ETA still wants independent Basque Country

Separatist group Basque Homeland & Liberty (ETA) said in an April 16 communique that it has not abandoned its goal of an independent Basque state along the French-Spanish border despite giving up its arms. The statement published in the Basque newspaper Gara said disarmament "wasn't going to be a bargaining chip, but rather a way to show the intransigence of the [Spanish and French] states and to further the independence movement." It added that the separatist group has entered a phase in which it would take "decisions from among all its members for moving forward." The statement comes two weeks after ETA gave French authorities a list of eight arms caches at locations in the Pyrenees, said to represent the last of the group's weapons. A citizen International Verification Commission served as a liaison between ETA and the authorities.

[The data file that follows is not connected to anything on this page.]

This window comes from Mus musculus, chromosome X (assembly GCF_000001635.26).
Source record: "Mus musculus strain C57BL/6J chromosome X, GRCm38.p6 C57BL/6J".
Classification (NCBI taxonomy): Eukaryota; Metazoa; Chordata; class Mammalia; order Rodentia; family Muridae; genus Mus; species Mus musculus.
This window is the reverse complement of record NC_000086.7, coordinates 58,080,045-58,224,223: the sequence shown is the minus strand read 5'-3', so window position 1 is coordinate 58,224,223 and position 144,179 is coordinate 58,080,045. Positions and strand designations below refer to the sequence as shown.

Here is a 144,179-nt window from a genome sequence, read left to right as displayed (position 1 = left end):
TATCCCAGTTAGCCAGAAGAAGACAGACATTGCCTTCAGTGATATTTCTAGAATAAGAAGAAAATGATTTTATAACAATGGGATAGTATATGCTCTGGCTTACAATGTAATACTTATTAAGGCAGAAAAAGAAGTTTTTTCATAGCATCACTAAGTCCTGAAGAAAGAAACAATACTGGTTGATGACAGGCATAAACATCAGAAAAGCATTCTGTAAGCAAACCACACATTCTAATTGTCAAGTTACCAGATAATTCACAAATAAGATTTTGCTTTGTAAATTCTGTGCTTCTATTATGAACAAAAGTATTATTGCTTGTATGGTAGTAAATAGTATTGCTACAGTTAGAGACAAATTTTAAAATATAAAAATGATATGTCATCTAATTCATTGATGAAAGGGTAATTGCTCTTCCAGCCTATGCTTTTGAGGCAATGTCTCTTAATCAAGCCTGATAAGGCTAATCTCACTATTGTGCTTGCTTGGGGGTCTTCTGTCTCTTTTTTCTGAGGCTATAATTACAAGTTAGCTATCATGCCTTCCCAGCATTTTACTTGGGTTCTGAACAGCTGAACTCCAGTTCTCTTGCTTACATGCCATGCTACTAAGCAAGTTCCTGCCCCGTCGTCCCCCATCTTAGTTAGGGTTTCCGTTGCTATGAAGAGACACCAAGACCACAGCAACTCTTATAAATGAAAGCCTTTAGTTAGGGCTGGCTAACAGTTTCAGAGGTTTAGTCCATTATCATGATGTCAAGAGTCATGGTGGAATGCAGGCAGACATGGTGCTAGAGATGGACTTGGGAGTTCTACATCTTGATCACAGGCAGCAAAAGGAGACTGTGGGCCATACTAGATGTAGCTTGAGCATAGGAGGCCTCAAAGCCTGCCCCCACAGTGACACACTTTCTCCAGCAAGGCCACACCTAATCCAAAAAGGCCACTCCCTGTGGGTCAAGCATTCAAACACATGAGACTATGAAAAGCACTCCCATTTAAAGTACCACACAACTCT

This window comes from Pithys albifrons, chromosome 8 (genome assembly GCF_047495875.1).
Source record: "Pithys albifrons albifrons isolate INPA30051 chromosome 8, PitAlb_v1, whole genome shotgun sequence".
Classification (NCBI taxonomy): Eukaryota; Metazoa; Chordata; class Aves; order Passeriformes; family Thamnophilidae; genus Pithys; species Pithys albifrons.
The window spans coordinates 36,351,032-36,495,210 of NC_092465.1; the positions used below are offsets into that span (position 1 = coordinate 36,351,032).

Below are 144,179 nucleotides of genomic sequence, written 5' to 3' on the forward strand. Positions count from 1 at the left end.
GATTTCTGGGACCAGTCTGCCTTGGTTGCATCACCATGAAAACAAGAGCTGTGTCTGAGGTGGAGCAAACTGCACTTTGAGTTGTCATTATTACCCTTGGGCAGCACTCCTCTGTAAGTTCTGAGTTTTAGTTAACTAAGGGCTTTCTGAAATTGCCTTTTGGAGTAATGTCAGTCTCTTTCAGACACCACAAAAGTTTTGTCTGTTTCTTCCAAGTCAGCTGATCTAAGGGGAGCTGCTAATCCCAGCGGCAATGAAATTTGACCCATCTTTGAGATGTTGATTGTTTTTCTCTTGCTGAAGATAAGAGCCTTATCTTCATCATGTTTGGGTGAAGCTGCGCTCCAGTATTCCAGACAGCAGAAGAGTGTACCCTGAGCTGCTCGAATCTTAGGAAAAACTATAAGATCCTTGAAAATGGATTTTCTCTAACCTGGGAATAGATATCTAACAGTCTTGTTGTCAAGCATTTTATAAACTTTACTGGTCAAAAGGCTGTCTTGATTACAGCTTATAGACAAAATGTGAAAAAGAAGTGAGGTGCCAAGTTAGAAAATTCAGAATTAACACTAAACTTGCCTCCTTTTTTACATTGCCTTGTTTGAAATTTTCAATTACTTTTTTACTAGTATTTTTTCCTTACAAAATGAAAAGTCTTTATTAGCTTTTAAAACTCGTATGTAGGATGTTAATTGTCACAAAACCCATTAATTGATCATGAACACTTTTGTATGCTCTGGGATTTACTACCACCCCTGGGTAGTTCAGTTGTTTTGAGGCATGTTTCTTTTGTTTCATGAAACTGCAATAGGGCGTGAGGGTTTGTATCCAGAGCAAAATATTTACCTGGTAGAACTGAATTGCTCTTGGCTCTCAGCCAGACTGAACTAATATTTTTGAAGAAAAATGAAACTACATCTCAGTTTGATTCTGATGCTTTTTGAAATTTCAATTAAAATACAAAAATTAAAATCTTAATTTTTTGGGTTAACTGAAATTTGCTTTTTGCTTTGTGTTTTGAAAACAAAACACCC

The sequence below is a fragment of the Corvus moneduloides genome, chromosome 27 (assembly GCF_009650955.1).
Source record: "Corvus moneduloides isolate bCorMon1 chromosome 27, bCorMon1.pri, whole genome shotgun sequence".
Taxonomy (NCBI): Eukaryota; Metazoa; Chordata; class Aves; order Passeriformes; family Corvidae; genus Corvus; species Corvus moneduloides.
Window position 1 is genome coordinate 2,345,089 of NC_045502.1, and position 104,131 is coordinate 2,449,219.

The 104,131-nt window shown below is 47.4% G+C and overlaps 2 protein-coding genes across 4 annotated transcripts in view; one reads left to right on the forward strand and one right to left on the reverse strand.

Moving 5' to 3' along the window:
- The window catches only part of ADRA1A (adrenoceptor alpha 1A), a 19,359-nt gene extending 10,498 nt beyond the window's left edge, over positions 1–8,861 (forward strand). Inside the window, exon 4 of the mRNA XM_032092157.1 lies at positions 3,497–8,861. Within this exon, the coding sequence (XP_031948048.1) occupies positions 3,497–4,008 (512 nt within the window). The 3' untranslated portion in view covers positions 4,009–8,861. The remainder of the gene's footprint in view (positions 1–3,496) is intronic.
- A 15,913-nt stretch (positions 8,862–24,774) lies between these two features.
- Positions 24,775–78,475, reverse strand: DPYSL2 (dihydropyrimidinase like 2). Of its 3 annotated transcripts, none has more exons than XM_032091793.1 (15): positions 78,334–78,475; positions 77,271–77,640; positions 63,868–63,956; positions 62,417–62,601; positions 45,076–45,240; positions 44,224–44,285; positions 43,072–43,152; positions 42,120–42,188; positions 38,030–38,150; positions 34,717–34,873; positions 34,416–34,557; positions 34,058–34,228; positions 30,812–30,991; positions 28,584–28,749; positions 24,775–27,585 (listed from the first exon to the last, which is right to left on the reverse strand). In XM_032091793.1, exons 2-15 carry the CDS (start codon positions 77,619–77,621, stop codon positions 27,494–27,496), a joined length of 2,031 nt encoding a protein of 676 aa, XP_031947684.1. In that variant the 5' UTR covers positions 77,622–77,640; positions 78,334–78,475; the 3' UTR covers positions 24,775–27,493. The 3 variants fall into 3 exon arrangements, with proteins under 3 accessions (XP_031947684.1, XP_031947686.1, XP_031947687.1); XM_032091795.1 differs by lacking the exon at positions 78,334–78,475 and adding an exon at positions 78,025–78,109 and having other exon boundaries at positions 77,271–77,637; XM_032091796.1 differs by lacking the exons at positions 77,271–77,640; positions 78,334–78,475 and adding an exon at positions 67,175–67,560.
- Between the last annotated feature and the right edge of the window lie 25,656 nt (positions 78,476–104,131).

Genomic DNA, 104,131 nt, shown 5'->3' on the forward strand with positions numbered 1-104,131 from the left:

Founded in 1959, ETA has been blamed for the deaths of 829 in a string of armed attacks since 1968, mostly within Spanish territory. In 2011, following arrests of its senior leadership and a wave of mass protests after particularly bloody attacks, ETA announced that it had abandoned its armed struggle. It has more recently sought to negotiate a formal disarmament in exchange for amnesties or improved conditions for roughly 350 of its followers held in Spanish and French prisons, as well as for current members living underground. But Madrid remains intransigent, even after the surrender of the arms caches.  "They must disarm and disband," Spanish government spokesman Inigo Mendez de Vigo told reporters. "They won't get anything from the Spanish state, which has the support of all democrats." (DW, April 16; AFP, EuroNews, April 8)